- The Arabs of the Ottoman Empire, 1516–1918: A Social and Cultural History by Bruce Masters
Bruce Masters’s fine book, The Arabs of the Ottoman Empire, surveys the history of the Arab provinces of the Ottoman Empire. Masters has published extensively on various aspects of the Ottoman Arab world, especially Syria, and is thus exceedingly well-qualified to author this work of synthesis based mostly on secondary literature. The book consists of an introduction, seven chapters, and a conclusion. The first four chapters concern what is conventionally referred to as the early modern period, which spans from 1516 to the early 19th century. The four chapters discuss, respectively, how the Ottomans were able to conquer and maintain control of the Arab lands up to 1798; the political, administrative, judicial, and military institutions established by the Ottomans; the economies of the Arab provinces; and their intellectual and cultural lives. The last three chapters examine the modern period: the challenges posed to the Ottomans by Napoleon’s brief occupation of Egypt in 1798, by Mehmed ‘Ali and his son Ibrahim, by the Wahhabis, and by rebellions in Aleppo and the Peloponnese; the era of reform and attempts at re-Ottomanizing the Arab provinces; and the dissolution of the empire. [End Page 158]
The main argument advanced by Masters is that the Arabs were not merely “subject people of the empire,” controlled by the sultan through force, but rather “collaborators in the imperial project” (p. 7). The empire survived in the Arab provinces because of “the legitimization that the Sunni Muslim elite was willing to extend to the Ottoman sultans,” (p. 47) both for self-interest and because of “the ideology of the Islamic sultanate that supported the Ottoman Empire” (p. 227) and avowed to protect Sunni Muslims. This collaboration also helps to explain why the early modern period was “relatively tranquil in most of the Arab provinces” (p. 46). Masters does not claim that this is a new argument. Indeed, in the 1970s and 1980s scholars began to systematically use previously untapped archival sources, such as the Islamic court records of Arab cities and other official Ottoman documents, and started to rewrite the history of the region and to attack the then-dominant Arab nationalist narrative of the Ottoman period as a dark age of oppression and of political, social, economic, and cultural stagnation. If not in the novelty of its argument, then, the great value of Masters’s book lies in the fact that it is the most comprehensive synthesis to date. It shares some similarities with Jane Hathaway’s The Arab Lands under Ottoman Rule, 1516–1800 (with Karl Barbir, 2008), but, notably, Masters expanded the time frame to include the 19th and early 20th centuries.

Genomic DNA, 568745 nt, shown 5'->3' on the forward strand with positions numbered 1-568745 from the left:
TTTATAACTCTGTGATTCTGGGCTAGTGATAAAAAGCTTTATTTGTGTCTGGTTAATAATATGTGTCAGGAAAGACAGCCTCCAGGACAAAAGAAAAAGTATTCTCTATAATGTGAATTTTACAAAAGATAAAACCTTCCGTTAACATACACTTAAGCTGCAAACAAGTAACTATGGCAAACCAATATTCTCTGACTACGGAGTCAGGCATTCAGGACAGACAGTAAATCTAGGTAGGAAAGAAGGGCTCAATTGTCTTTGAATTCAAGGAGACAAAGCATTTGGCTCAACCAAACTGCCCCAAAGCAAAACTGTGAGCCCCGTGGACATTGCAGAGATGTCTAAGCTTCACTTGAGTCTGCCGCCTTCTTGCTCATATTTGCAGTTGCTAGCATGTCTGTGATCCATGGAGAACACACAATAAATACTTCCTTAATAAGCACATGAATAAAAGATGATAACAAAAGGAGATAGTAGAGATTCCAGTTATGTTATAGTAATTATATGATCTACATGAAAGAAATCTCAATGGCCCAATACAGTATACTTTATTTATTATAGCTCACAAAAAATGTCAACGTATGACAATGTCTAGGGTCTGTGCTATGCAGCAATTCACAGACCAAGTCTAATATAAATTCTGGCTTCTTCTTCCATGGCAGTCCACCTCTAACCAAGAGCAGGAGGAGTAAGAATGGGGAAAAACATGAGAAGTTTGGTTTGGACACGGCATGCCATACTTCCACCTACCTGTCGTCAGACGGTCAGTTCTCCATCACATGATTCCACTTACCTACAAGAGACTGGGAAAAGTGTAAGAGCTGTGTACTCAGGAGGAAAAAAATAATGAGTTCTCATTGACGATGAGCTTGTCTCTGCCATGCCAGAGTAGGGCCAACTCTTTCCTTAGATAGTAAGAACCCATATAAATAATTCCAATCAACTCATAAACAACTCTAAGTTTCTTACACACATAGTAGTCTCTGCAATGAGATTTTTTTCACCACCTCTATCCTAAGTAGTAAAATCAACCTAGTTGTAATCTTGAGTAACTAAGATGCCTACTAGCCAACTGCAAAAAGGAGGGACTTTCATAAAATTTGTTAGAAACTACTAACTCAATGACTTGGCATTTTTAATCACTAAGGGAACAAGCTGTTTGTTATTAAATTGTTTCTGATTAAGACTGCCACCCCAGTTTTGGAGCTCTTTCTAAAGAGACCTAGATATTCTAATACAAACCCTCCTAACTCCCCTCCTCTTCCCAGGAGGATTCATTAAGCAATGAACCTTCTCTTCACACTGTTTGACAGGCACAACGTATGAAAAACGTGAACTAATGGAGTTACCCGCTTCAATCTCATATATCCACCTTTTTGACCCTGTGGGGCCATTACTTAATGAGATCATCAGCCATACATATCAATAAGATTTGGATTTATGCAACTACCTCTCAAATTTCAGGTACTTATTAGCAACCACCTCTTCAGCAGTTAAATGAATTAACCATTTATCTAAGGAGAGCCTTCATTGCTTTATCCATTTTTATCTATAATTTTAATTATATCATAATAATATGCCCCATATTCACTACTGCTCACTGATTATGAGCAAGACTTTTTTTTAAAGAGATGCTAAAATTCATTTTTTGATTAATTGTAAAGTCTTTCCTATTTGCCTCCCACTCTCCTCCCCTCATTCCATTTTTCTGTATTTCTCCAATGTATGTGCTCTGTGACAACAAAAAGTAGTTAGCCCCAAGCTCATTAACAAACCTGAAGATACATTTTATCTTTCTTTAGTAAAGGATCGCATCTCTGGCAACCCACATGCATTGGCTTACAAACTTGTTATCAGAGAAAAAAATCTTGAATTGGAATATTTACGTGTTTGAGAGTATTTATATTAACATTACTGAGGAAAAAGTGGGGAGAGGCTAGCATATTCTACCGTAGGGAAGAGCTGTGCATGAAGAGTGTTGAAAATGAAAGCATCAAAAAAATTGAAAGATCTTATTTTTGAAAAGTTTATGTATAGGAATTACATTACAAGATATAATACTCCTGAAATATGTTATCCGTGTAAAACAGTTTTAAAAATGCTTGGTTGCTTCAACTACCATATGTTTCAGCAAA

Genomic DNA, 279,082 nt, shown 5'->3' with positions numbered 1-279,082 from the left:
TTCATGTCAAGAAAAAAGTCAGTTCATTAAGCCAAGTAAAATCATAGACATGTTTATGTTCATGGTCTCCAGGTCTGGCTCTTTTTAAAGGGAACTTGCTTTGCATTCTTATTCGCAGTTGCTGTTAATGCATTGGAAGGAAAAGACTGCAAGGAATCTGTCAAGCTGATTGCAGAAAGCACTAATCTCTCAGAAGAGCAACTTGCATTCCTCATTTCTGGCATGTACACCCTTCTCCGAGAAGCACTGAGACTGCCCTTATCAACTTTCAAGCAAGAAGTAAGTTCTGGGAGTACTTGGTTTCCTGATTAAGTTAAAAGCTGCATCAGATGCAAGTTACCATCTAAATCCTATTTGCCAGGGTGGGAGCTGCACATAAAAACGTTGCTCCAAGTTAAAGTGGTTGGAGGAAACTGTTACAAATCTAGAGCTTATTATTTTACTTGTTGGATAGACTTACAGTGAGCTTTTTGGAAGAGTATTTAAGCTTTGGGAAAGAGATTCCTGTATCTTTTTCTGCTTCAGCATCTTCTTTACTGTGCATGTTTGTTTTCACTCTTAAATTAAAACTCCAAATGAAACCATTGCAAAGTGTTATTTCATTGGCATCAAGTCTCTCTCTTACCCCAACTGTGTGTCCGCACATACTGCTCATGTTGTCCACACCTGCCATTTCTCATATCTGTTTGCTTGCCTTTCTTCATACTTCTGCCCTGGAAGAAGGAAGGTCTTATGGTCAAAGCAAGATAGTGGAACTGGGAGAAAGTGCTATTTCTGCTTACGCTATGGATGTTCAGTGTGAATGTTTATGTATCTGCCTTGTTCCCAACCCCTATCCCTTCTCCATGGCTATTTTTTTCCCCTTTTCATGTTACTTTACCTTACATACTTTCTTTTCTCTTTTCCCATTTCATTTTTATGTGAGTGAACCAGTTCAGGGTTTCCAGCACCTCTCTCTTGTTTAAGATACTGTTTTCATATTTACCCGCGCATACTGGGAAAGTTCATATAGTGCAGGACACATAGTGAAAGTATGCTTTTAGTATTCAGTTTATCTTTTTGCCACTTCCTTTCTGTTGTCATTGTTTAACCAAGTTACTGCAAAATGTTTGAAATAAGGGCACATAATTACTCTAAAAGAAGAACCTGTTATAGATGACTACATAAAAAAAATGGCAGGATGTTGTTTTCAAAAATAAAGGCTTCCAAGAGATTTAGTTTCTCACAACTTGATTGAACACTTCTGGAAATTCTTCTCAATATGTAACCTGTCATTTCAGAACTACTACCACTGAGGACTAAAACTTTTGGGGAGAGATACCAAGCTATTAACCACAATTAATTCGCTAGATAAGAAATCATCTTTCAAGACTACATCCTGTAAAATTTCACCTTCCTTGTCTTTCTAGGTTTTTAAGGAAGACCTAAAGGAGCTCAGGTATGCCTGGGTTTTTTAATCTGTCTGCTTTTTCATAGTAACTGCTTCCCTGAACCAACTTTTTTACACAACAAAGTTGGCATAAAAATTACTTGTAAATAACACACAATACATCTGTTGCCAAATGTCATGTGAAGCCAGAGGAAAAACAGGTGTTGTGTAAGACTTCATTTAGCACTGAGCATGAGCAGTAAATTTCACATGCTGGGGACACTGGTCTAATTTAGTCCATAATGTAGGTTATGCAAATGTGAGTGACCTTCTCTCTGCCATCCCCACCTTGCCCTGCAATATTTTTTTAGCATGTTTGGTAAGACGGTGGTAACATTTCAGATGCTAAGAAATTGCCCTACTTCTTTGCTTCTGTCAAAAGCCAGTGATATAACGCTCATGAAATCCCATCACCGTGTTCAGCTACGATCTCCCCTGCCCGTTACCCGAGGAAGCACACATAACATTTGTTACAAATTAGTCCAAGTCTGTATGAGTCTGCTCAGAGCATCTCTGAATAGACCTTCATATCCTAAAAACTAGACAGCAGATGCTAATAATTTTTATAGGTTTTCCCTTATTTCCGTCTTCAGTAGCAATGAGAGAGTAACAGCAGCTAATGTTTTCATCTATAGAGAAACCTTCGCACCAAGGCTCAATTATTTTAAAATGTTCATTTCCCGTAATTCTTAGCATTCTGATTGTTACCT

The most significant shortcoming of the book, in this reviewer’s opinion, is the cursory treatment of the empire’s peripheral provinces of Yemen and North Africa. Chapters 1 and 6 do include sections on the establishment of Ottoman rule in Yemen and North Africa, and on Yemen and the North African provinces in the era of the Tanzimat, but overall Masters focuses predominantly on Greater Syria and to a slightly lesser extent on Egypt. To some degree, this is simply a reflection of the state of the field: at least in the English-speaking world, historians of the Ottoman Arab lands have privileged Greater Syria and Egypt. The reasons are various, as well as the relative abundance of sources and ease of access to them and the special status of these provinces as some of the most prized possessions of the Ottomans. But given the availability of excellent historical scholarship on Ottoman Algeria, Tunisia, and even Libya (Nora Lafi’s superb work on late Ottoman Tripoli, for example), Masters’s book would have been strengthened by a more geographically inclusive approach.
Proofreading issues aside — there are a fair amount of typos, for which the author is not responsible — The Arabs of the Ottoman Empire...